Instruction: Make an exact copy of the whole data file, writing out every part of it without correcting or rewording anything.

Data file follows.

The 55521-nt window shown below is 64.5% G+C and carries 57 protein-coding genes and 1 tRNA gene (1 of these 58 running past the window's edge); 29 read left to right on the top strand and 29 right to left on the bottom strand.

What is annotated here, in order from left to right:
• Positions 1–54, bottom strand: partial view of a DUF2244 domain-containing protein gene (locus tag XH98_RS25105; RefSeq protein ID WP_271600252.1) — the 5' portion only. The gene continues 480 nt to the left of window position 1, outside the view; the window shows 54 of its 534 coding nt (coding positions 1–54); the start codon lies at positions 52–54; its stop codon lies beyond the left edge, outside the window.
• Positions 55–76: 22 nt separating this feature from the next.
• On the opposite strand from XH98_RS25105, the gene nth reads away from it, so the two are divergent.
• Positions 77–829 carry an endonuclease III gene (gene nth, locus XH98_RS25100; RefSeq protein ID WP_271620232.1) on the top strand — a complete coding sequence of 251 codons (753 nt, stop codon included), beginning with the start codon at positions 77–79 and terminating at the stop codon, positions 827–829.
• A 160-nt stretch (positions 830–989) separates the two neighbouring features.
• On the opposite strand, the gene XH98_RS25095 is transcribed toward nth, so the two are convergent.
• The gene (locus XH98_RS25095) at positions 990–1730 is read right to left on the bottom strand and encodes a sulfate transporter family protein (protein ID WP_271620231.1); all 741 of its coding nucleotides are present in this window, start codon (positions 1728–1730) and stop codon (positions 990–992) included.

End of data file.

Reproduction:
The 55521-nt window shown below is 64.5% G+C and carries 57 protein-coding genes and 1 tRNA gene (1 of these 58 running past the window's edge); 29 read left to right on the top strand and 29 right to left on the bottom strand.

What is annotated here, in order from left to right:
• Positions 1–54, bottom strand: partial view of a DUF2244 domain-containing protein gene (locus tag XH98_RS25105; RefSeq protein ID WP_271600252.1) — the 5' portion only. The gene continues 480 nt to the left of window position 1, outside the view; the window shows 54 of its 534 coding nt (coding positions 1–54); the start codon lies at positions 52–54; its stop codon lies beyond the left edge, outside the window.
• Positions 55–76: 22 nt separating this feature from the next.
• On the opposite strand from XH98_RS25105, the gene nth reads away from it, so the two are divergent.
• Positions 77–829 carry an endonuclease III gene (gene nth, locus XH98_RS25100; RefSeq protein ID WP_271620232.1) on the top strand — a complete coding sequence of 251 codons (753 nt, stop codon included), beginning with the start codon at positions 77–79 and terminating at the stop codon, positions 827–829.
• A 160-nt stretch (positions 830–989) separates the two neighbouring features.
• On the opposite strand, the gene XH98_RS25095 is transcribed toward nth, so the two are convergent.
• The gene (locus XH98_RS25095) at positions 990–1730 is read right to left on the bottom strand and encodes a sulfate transporter family protein (protein ID WP_271620231.1); all 741 of its coding nucleotides are present in this window, start codon (positions 1728–1730) and stop codon (positions 990–992) included.